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She played the severe girlfriend so well and ended up being a great comedy duo with Steve.
Steve found her very funny and I think that, had she not been so hardcore, it wouldn’t have been nearly as funny.
Greg Daniels (executive producer/co-creator): I had an expression that I used in the writers room to describe a scene where the situation was charged, where several characters had different opinions and there was an excuse for them to all sit around and fire off great lines one at a time.
I called it a “killing field,” like it was just nonstop joke-joke-joke.
It’s just a boiling-hot crucible of comedy.” To celebrate its 10th anniversary, we tracked much of the cast and crew for an oral history of the landmark episode. Writing ‘The Dinner Party’ Gene Stupnitsky and Lee Eisenberg joined the “Office” writing staff in Season Two, penning memorable episodes such as “The Secret” and “Women’s Appreciation.” Gene Stupnitsky (co-writer): We kind of talked about “The Dinner Party” as Who’s Afraid of Jan Levinson-Gould? And just the world’s worst dinner party, the most awkward dinner party – with your boss.
We had set it up earlier, where Michael kept asking Jim and Pam for plans, and they kept having excuses.
A line would happen and the audience, along with the people at the dinner, would just kind of sit there and let it hang.
I found that aspect of her really funny because nothing could, in any way, sway her to feel like anything had any humor to it at all. To Jan, Michael was this guy who was kind of an idiot, but also represented this possibility for her white picket fence, which is why the dinner party is so resonant. It’s her moment of “here we are living together, and I’m gonna have a candle business, and we have a Warhol on the wall of me, and [Michael] adores me, and we’re gonna have this perfect life.” It’s her having a delusional fantasy of normalcy. Pre-Production A table read is a chance for actors to get familiar with the script and for the writers to see if the jokes work.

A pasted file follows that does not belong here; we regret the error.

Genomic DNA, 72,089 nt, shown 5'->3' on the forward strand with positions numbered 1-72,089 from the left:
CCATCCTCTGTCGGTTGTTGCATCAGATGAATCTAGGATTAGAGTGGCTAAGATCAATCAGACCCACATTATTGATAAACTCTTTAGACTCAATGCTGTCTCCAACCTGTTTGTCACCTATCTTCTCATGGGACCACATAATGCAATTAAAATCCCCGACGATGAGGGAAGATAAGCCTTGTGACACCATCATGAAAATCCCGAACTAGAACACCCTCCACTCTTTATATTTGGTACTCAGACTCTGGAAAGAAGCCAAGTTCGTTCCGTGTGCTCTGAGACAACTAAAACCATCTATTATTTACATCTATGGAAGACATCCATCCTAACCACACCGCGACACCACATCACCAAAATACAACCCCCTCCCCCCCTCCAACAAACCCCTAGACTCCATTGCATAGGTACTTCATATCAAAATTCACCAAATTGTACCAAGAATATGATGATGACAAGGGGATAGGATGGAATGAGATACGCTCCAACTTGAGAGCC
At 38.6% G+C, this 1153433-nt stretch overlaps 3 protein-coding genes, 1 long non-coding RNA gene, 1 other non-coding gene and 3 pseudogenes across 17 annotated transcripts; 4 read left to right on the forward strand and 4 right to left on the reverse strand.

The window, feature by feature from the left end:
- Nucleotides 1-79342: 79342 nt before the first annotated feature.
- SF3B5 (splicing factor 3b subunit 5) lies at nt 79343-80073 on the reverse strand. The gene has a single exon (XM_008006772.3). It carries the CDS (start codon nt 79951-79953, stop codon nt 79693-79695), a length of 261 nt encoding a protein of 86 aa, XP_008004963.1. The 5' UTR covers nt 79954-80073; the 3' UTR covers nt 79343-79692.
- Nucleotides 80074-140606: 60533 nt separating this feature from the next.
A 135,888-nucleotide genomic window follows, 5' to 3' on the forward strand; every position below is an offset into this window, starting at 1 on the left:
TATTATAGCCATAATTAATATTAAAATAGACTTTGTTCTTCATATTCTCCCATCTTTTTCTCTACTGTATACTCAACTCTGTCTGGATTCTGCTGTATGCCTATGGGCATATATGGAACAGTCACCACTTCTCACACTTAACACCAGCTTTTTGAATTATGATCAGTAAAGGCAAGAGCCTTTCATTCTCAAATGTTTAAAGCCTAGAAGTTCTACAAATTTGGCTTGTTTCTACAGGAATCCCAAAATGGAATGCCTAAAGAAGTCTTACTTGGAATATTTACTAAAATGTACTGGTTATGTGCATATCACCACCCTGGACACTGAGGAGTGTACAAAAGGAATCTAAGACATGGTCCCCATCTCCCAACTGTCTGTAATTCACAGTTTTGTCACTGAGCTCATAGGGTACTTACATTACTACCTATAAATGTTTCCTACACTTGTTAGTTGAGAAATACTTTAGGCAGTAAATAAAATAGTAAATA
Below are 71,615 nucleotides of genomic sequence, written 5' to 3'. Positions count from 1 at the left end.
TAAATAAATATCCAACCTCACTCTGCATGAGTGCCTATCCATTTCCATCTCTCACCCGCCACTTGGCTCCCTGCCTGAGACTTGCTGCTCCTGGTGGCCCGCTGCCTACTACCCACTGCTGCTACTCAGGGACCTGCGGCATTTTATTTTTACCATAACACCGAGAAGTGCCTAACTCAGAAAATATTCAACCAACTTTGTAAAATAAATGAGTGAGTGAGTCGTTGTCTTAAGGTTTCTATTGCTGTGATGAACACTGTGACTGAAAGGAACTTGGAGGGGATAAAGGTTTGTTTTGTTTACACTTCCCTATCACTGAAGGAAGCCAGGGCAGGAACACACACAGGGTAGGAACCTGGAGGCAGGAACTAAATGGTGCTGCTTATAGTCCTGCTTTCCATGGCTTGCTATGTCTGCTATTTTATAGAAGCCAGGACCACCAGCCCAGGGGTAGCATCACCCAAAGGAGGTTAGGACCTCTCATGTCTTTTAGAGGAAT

The result was a master class of dark comedy that few other shows would dare attempt, as well as 22 of the most brilliantly cringe-inducing minutes in TV history.
“The episode is a crucible for the various relationships on the show,” says Ed Helms, who played Andy Bernard.
But over the next two seasons, the series, starring Steve Carell as the manager of a Scranton, Pennsylvania, paper company called Dunder Mifflin, gradually found its footing.
Going into its fourth season, The Office had strong ratings and serious momentum, despite a looming writers’ strike that would eventually shut down most of Hollywood (including a good chunk of that season of The Office).